Select Committee on Public Administration Minutes of Evidence

Examination of Witness (Questions 220-239)



  220. We have got confirmed that Alun Evans' move was a career move, a progression in his career?
  (Sir Richard Mottram) Yes.

  221. Secondly, though the Secretary of State defined what skills he wanted, very shortly afterwards he discovers that he does not want Martin Sixsmith even in the Civil Service. Is that correct?
  (Sir Richard Mottram) There are two different things here and they are separated in time. We had an open competition to appoint a new Director for Communications. Martin Sixsmith was successful in that. For various reasons, that did not work out very well latterly—that is a Civil Service euphemism for "it went belly up". I am choosing my words very carefully, Chairman!

  Annette Brooke: I will pass with that.

Kevin Brennan

  222. I think all of that could have boiled down to John Prescott did not want a spin doctor and Stephen Byers did. Is that right?
  (Sir Richard Mottram) All that boils down to is the very long explanation I gave.

  223. I am interested in the effective working of the Civil Service, the role that special advisers have to play. All the evidence we have had given by members of the Civil Service is that special advisers have a valuable role to play in modern government. I am also interested in this whole business of how they and civil servants are hired and fired because I become more and more intrigued by the way this works as our enquiries go on. You said in answer to the Chairman earlier on that when this original crisis occurred as a result of the inflammatory e-mail, that it was not your decision as Permanent Secretary of the Department to consider whether or not the special adviser should be fired.
  (Sir Richard Mottram) Yes because the special advisers in the Department are appointed personally by the Secretary of State. Everybody else in the Department is appointed through a process which does not involve the personal hiring and firing, so to speak, of the Secretary of State. So in that sense special advisers fall into a slightly different category. If you look at the Model Contract which I have got here, it brings this out.

  224. We have looked in great detail at the Model Contract and the Code of Conduct?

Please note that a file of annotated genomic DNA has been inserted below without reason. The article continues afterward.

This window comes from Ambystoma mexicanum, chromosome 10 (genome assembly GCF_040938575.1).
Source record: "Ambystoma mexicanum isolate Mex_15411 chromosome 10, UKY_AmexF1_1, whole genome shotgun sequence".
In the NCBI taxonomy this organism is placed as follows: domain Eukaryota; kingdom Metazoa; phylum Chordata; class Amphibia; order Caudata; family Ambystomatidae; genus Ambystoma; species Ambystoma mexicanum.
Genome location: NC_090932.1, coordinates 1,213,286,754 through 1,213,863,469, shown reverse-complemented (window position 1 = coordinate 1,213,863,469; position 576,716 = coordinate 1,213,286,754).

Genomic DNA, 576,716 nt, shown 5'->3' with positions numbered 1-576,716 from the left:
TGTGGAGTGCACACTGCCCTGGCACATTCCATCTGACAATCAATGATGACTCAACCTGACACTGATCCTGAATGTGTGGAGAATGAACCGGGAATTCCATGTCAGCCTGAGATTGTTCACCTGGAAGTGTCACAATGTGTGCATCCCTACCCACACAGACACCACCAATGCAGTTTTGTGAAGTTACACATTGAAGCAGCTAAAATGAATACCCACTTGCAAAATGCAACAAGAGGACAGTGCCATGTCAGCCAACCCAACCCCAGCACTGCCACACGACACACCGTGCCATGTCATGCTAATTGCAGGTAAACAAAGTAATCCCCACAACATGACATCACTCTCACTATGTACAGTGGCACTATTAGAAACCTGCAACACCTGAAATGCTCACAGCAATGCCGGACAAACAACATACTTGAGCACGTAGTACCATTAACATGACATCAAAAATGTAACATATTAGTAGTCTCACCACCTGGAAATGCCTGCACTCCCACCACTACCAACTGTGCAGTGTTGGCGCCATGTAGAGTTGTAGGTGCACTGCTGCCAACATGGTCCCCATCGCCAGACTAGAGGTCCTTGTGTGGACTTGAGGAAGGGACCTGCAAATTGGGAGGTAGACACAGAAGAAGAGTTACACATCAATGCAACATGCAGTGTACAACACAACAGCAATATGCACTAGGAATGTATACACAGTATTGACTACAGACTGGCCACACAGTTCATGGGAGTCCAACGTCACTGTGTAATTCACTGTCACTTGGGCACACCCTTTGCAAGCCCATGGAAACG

(Sir Richard Mottram) The Model Contract makes this clear.

  225. I recall at the time that the impression was given that it was very much your decision as the personnel manager as the Permanent Secretary of the Department to discipline any member of your Department, special adviser or not, who had breached a Code of Conduct?
  (Sir Richard Mottram) Correct.

  226. But not to decide on whether or not that discipline went so far that somebody would be asked to resign or would be fired? That is not your role at all as the Permanent Secretary?
  (Sir Richard Mottram) I think you raise a very interesting question. The contractual status of a special adviser is different to all other civil servants in a department and to that extent I would argue that my power to deploy them, my responsibility for how they are fired—and I am not trying to shuffle things off, I am trying to have a grown-up discussion about reality—my responsibility for who is employed in the Department, my responsibility for appraising how they perform, and taking action in relation to how they perform is different between the special advisers and all other members of my Department because the contractual basis on which they work is different. All members of the Department, including special advisers, are civil servants and they are covered by the Department's Management Code and by the Department's Disciplinary Code. In the Department's Disciplinary Code we define different levels of misconduct that might lead to action being required to be taken against civil servants, including special advisers. So it is entirely theoretically possible, although I do not think there has ever been a case, that a special adviser would do something which constituted gross misconduct. If a special adviser did something which constituted gross misconduct then, in my view, if you had done the process properly in relation to the Civil Service Management Code and the Department's equivalent to this, you would go to the Minister and say, "This official (special adviser) has committed gross misconduct and the application of the rules of the Civil Service would suggest that therefore they should be treated on the basis they have been guilty of gross misconduct" and, generally speaking, the penalty for gross misconduct would be to be dismissed.